Since, cells are connected in parallel so the terminal potential difference of combination of cells will be the same. Let it is ( V ) . Then –

For the first cell \quad V = ( E_1 - I_1 r_1 )

Or, \quad I_1 = \left ( \frac {E_1 - V}{ r_1 } \right )

Similarly for the second cell  \quad V = ( E_2 - I_2 r_2 )

Or, \quad I_2 = \left ( \frac {E_2 - V}{ r_2 } \right )

Putting the values of ( I_1 ) and ( I_2 ) in equation (a) we get –

I = \left [ \left ( \frac {E_1 - V}{ r_1} \right ) + \left ( \frac {E_2 - V}{ r_2} \right ) \right ]

Or, \quad I = \left ( \frac {E_1 r_2 + E_2 r_1}{ r_1 r_2} \right ) - V \left ( \frac { r_1 + r_2 }{ r_1 r_2} \right )

Therefore, \quad V = \left ( \frac {E_1 r_2 + E_2 r_1 }{ r_1 + r_2 } \right ) - I \left ( \frac { r_1 r_2 }{ r_1 + r_2} \right ) ………. (b)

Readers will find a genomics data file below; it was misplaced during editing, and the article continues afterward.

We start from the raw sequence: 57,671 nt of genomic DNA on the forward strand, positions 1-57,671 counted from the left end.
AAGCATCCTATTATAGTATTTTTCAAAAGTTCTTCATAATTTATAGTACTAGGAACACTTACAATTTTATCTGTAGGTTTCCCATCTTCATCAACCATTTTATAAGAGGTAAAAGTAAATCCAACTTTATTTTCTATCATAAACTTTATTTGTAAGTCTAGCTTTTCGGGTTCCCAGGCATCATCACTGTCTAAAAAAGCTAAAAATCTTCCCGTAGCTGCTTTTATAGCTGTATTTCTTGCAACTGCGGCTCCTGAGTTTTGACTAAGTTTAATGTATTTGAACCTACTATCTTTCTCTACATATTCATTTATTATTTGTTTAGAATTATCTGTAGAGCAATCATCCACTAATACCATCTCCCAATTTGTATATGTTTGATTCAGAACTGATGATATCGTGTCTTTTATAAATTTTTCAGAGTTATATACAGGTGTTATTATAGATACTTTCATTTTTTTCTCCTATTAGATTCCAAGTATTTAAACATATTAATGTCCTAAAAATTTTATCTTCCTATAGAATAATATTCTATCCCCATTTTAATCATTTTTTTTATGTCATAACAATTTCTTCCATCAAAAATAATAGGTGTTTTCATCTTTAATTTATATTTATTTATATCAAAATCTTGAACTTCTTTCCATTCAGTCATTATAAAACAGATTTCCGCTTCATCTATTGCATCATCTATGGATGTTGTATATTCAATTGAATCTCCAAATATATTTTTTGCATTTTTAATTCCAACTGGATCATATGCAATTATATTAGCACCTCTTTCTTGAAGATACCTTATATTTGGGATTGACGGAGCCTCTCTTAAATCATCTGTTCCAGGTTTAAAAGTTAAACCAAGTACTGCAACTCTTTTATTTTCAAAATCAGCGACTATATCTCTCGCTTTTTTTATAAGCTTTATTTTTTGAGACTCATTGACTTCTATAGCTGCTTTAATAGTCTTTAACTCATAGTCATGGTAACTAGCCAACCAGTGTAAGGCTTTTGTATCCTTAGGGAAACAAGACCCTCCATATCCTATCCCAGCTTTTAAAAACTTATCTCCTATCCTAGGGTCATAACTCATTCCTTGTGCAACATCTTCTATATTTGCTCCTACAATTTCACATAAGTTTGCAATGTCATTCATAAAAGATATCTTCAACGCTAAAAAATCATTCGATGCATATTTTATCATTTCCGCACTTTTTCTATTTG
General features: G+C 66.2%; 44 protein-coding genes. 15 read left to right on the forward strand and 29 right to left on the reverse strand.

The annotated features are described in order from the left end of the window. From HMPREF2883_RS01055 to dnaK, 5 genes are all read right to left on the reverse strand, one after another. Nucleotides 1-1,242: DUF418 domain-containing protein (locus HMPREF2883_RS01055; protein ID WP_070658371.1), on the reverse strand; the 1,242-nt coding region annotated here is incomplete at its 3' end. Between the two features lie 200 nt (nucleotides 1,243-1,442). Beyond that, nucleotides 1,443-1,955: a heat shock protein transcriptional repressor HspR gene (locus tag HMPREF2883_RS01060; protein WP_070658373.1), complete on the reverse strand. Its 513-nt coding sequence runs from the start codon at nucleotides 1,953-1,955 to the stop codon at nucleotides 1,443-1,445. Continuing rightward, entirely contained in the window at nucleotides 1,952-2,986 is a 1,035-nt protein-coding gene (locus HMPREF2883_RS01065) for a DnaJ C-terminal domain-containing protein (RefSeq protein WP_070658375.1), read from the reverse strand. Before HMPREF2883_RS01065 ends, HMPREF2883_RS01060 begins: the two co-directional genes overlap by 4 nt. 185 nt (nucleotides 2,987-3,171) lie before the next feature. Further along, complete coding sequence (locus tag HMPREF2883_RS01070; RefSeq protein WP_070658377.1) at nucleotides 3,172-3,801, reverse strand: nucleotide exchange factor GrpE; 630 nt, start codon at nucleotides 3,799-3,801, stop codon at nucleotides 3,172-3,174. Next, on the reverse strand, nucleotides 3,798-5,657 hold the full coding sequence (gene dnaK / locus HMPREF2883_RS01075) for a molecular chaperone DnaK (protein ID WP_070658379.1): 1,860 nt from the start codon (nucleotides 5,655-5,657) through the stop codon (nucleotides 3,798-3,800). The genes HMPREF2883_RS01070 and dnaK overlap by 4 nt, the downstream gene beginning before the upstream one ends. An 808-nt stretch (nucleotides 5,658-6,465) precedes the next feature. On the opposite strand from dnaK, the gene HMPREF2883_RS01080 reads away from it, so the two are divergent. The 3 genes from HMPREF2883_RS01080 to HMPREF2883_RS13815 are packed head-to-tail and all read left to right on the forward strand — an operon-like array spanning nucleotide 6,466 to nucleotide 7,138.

Let, the parallel grouping of cells is replaced by a single cell of equivalent emf ( E_{ eq } ) and internal resistance ( r_{ eq } ) then –

V = ( E_{ eq } - I r_{ eq } ) ……… (c)

By comparing equations (b) and (c) we get –

E_{ eq } = \left ( \frac {E_1 r_2 + E_2 r_1 }{ r_1 + r_2 } \right )

And \quad r_{ eq } = \left ( \frac { r_1 r_2 }{ r_1 + r_2} \right )

Therefore, \left ( \frac { E_{ eq}}{ r_{ eq }} \right ) = \left ( \frac {E_1 r_2 + E_2 r_1 }{ r_1 r_2 } \right ) = \left ( \frac { E_1 }{ r_1 } + \frac { E_2 }{ r_2} \right )

Or, \quad E_{ eq} = \left [ \frac { E_1 }{ r_1 } + \frac { E_2 }{ r_2} \right ] r_{ eq } ………. (4)